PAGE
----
Mrs. Percy H. Clark had died six weeks before
her possessions were being offered for auction, as
advertised in the Times on September 11, 1932. Her
social counterpoint, Depression-depressed Gertrude Dill,
was living at 3425 West Adams when she was arrested
on forgery charges in 1934. Her next adddress would
be Tehachapi Prison. It had not been wise to try to
impersonate the police chief's daughter-in-law.



Filmmakers made good use of the expansive grounds of Adams Boulevard's estate section, where
houses on the southerly side of the thoroughfare between Arlington and 7th avenues occupied
enormous sloping lots. Louisa Guasti, the widow of "Wine King" Secundo Guasti, still lived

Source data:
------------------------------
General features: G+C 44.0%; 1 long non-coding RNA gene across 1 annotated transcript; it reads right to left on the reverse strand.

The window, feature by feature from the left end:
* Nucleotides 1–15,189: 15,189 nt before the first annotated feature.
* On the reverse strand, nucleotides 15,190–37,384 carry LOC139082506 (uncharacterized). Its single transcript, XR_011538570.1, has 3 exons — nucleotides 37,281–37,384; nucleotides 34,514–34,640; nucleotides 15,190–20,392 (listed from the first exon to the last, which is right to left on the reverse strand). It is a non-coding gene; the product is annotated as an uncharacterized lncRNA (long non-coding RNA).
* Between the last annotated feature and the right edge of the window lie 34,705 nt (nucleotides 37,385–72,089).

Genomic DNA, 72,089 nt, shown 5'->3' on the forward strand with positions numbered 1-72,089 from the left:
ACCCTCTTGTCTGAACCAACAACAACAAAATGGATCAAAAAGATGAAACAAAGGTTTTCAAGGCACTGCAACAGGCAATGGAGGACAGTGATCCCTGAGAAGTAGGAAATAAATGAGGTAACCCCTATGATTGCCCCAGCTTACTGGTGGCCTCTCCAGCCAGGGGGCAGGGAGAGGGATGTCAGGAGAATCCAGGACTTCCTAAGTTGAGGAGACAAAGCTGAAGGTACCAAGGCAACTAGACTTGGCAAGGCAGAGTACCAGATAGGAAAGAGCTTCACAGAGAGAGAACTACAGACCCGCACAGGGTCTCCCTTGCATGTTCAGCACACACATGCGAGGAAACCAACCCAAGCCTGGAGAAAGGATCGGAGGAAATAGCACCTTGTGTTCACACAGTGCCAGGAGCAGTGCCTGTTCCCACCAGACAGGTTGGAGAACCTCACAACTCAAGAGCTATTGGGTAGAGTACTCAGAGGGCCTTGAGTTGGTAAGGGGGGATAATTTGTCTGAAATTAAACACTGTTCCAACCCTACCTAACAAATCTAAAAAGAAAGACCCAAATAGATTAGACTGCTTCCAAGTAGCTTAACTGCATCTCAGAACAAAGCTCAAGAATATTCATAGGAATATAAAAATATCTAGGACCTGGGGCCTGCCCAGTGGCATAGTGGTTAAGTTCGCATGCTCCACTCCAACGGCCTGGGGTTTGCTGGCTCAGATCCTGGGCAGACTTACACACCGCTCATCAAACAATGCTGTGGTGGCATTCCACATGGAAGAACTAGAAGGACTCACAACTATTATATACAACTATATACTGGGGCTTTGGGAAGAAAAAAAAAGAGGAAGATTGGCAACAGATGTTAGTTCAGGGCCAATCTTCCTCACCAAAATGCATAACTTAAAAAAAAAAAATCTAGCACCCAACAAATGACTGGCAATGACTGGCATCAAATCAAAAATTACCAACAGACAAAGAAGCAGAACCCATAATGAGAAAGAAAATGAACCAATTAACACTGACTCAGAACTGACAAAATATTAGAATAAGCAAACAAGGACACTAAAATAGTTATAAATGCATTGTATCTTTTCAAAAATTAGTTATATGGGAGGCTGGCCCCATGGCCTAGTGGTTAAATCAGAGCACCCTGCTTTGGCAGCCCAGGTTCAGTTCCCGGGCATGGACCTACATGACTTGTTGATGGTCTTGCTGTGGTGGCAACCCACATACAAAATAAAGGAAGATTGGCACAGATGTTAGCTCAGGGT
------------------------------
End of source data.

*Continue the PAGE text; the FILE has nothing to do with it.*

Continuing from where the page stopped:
at 3500 West Adams when Charley Chase was featured in Hal Roach's 1930 Fast Work.
The producer was then living nearby at 22 Berkeley Square. The scene here is from
the Guasti lawn past a prop of a naked lady, arms carefully placed, toward the
home of another widow, Mrs. Percy Clark. Both the 1910 Guasti residence
and the Clarks' 3425 West Adams Boulevard still stand, well-tended.
A new collection containing Fast Work is available on Amazon.



Illustrations: Private Collection; LATCalifornia State Archives;
John Bengtson/Silent Locations